• Keep awful library books behind the desk to show public/board why you weed.
  • Terminology — selecting for the book sale vs. “getting rid of old stuff”
  • You are partners with the community, don’t rip off the band-aid — go slow.
  • Sticky notes vs. receipts — do you know how much money this saves? Time? Money & Efficiency speeches. But also work with people….
  • Some of this gets at the public doesn’t know what libraries do…but when libraries show the public know what the library can do, people start to get it. Not just about the collection.

But we don’t have time

  • You can do all sorts of things, instead of saying, you don’t have time.
  • Make time and priorities.
  • Directors/managers/supervisors set example and help staff prioritize time — staff ask for help prioritizing tasks
  • If you keep up with weeding, it won’t take much time, maintaining weeding (15 min. a week); won’t wreck your life with a project.
  • You’re never going to be done weeding or buying for the collection.
  • Get help from other people — ask for help. Have others pull the stuff from a report. Break down the list. Make it small.

“But it’s historical”

  • Example: Why President Nixon should be impeached (ACLU) — academic library yes might need this kept, but public & school libraries? Do they need this kind of book?
  • Is a historical book more important than something else?

But someone might need it

  • Crafting books — Pinterest
  • Is the information available somewhere else? If they need it, where can they get it from?
  • Libraries don’t collect things (books), we collect information and can get it in a variety of ways.

But we won’t have anything left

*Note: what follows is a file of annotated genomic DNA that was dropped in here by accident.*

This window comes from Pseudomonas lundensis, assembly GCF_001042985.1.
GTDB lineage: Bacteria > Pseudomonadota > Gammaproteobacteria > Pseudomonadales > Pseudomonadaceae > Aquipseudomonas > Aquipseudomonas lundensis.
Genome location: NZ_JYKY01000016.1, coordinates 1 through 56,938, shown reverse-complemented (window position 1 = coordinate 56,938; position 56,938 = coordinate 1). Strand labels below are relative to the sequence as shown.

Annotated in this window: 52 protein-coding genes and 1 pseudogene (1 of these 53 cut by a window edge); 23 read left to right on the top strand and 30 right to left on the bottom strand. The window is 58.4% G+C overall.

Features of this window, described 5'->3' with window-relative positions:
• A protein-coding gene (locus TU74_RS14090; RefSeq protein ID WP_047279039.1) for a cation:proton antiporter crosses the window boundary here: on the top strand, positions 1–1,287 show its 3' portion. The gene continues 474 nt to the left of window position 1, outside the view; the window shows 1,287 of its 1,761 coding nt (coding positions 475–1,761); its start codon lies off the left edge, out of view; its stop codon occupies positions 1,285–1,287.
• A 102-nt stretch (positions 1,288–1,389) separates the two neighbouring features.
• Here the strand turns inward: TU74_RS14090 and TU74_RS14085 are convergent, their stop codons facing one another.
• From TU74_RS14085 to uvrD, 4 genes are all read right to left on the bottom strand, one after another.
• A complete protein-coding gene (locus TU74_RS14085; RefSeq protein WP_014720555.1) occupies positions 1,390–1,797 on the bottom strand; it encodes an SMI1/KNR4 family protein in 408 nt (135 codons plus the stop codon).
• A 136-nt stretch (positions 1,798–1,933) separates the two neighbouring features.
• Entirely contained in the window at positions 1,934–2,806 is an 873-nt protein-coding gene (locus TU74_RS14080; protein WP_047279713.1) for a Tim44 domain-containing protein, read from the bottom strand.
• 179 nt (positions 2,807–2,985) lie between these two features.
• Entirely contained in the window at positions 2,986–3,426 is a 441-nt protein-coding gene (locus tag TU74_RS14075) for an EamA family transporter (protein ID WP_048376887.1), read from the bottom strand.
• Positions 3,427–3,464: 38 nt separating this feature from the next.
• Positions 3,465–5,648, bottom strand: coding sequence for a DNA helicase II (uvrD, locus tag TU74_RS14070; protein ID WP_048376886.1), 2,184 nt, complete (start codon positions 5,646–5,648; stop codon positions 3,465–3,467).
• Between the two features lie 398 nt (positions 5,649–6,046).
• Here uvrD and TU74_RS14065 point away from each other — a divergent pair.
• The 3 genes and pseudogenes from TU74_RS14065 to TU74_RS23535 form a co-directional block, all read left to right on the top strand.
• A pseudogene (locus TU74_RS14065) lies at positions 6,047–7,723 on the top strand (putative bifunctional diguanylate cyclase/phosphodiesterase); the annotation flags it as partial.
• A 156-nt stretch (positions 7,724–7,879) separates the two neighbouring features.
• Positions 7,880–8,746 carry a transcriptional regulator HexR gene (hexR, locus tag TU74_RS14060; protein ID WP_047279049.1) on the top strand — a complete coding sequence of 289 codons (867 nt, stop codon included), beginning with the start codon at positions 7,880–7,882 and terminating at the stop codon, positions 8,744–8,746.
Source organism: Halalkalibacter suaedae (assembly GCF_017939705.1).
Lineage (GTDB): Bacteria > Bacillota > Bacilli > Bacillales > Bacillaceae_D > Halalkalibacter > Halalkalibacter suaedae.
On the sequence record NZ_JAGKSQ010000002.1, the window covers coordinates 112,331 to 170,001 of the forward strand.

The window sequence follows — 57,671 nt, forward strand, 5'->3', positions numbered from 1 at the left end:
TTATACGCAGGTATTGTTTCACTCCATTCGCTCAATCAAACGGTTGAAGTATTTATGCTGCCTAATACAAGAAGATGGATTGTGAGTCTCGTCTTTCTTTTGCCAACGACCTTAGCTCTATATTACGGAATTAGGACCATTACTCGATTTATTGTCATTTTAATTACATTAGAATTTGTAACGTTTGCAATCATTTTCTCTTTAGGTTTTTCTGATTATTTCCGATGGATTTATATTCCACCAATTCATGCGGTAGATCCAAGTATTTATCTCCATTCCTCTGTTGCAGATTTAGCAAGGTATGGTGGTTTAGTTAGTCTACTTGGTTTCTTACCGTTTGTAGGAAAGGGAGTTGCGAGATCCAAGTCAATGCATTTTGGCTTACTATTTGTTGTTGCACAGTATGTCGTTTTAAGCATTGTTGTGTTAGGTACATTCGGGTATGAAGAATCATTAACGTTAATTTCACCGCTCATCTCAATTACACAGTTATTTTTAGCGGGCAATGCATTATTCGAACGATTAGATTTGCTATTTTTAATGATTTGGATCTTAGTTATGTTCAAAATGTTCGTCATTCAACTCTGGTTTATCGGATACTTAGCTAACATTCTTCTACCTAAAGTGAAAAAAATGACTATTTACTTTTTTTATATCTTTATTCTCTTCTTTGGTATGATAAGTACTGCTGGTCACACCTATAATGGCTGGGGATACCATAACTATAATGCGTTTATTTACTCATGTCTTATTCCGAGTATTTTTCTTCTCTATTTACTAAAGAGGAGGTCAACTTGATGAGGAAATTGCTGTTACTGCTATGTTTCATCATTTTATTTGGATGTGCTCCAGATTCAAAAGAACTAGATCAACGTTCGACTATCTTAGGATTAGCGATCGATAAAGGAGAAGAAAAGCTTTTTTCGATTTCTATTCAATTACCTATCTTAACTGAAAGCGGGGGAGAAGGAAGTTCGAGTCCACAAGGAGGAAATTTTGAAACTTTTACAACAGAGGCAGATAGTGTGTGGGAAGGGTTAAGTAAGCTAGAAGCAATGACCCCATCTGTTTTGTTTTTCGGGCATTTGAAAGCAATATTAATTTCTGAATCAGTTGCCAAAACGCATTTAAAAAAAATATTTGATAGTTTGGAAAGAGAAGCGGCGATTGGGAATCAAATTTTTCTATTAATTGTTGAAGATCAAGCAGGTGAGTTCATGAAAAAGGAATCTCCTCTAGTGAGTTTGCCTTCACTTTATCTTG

• Are you actually buying what people need?
  • It’s worse to have a bunch of awfulness, than to have nothing physical on your shelves and in electronic form
  • Do a needs analysis — figure out what you can offer differently; what services can you offer? Market those.
  • Book Express — holds branding

But it’s in good shape

  • Information still valid?
  • Information till current?
  • Function — not in the right place?
  • What don’t you see anymore because it’s been there forever?

Weeding personalities

  • Hoarder — sentimental feelings about books/things.
  • Randomizer — weeds too casually, recklessly (Urbana PL); don’t think of bigger picture/workflow
  • Professor — CREW method to the letter; won’t make change without data
  • Snob — people must have seminal works of certain authors; don’t understand nontraditional library service.

Ideally, we’re a combo of all of these personalities, but in reality, we lean heavily on some of these.

When you’re weeding, and you’re wishy-washy about one title, that’s okay. But if you’re wishy-washy about everything, it’s a problem.

Library quality starts with me. Somebody has to be the one to start the change. Stop making excuses and do something. I have an idea and it can solve 3 problems. Managers, do a task yourself, and not above doing these things, model it, and people will notice and get on board.

Nothing we say, applies to everyone. You must know your community, its needs, who you’re library serves.

Don’t be sentimental. Visit similar libraries, as a patron, and see what you see. Compare yourself to them. How do you feel as a patron in your place vs. their place?

Where to sent weeded books?

HW Children Database — good list, but if some titles don’t work for you library, weed them.

What to do with series if not all being read? Keep all or first part of series to get people hooked, and ILL the rest, if available. Same with magazines & back issues.

Collections need a goal, a purpose, and will help make benchmarks. Who do you have access to for other materials?